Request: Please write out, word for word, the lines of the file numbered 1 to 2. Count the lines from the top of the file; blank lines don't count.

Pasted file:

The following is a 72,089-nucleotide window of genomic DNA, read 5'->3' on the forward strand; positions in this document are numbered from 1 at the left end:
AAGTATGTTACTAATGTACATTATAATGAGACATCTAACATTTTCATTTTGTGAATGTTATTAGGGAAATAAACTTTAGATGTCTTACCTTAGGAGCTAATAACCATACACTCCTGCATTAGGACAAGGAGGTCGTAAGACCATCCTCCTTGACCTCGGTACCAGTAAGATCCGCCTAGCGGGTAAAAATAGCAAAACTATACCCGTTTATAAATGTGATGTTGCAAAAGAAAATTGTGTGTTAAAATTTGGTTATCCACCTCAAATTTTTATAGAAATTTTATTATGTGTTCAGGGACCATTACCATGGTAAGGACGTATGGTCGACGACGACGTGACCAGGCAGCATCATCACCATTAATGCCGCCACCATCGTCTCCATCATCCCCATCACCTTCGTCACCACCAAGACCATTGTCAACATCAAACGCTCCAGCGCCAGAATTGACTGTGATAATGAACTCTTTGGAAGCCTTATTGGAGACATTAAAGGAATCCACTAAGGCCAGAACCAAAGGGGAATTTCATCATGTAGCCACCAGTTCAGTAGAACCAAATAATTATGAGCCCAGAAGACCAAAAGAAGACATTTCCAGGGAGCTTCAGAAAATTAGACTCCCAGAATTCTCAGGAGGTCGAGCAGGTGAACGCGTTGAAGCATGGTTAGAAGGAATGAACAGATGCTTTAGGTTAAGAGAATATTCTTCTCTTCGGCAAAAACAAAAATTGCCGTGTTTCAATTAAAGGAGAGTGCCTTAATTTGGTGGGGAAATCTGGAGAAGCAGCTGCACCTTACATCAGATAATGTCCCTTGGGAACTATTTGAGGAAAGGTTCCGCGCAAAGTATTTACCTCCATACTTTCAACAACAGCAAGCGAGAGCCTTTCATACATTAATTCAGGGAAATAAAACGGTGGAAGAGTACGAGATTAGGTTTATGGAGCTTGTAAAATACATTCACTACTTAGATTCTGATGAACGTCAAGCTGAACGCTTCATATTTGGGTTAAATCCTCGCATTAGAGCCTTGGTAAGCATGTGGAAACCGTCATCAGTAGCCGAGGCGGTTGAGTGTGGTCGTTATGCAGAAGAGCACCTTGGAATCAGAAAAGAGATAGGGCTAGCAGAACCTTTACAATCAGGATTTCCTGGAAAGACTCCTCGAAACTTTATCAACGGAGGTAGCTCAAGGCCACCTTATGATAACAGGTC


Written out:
The following is a 72,089-nucleotide window of genomic DNA, read 5'->3' on the forward strand; positions in this document are numbered from 1 at the left end:
AAGTATGTTACTAATGTACATTATAATGAGACATCTAACATTTTCATTTTGTGAATGTTATTAGGGAAATAAACTTTAGATGTCTTACCTTAGGAGCTAATAACCATACACTCCTGCATTAGGACAAGGAGGTCGTAAGACCATCCTCCTTGACCTCGGTACCAGTAAGATCCGCCTAGCGGGTAAAAATAGCAAAACTATACCCGTTTATAAATGTGATGTTGCAAAAGAAAATTGTGTGTTAAAATTTGGTTATCCACCTCAAATTTTTATAGAAATTTTATTATGTGTTCAGGGACCATTACCATGGTAAGGACGTATGGTCGACGACGACGTGACCAGGCAGCATCATCACCATTAATGCCGCCACCATCGTCTCCATCATCCCCATCACCTTCGTCACCACCAAGACCATTGTCAACATCAAACGCTCCAGCGCCAGAATTGACTGTGATAATGAACTCTTTGGAAGCCTTATTGGAGACATTAAAGGAATCCACTAAGGCCAGAACCAAAGGGGAATTTCATCATGTAGCCACCAGTTCAGTAGAACCAAATAATTATGAGCCCAGAAGACCAAAAGAAGACATTTCCAGGGAGCTTCAGAAAATTAGACTCCCAGAATTCTCAGGAGGTCGAGCAGGTGAACGCGTTGAAGCATGGTTAGAAGGAATGAACAGATGCTTTAGGTTAAGAGAATATTCTTCTCTTCGGCAAAAACAAAAATTGCCGTGTTTCAATTAAAGGAGAGTGCCTTAATTTGGTGGGGAAATCTGGAGAAGCAGCTGCACCTTACATCAGATAATGTCCCTTGGGAACTATTTGAGGAAAGGTTCCGCGCAAAGTATTTACCTCCATACTTTCAACAACAGCAAGCGAGAGCCTTTCATACATTAATTCAGGGAAATAAAACGGTGGAAGAGTACGAGATTAGGTTTATGGAGCTTGTAAAATACATTCACTACTTAGATTCTGATGAACGTCAAGCTGAACGCTTCATATTTGGGTTAAATCCTCGCATTAGAGCCTTGGTAAGCATGTGGAAACCGTCATCAGTAGCCGAGGCGGTTGAGTGTGGTCGTTATGCAGAAGAGCACCTTGGAATCAGAAAAGAGATAGGGCTAGCAGAACCTTTACAATCAGGATTTCCTGGAAAGACTCCTCGAAACTTTATCAACGGAGGTAGCTCAAGGCCACCTTATGATAACAGGTC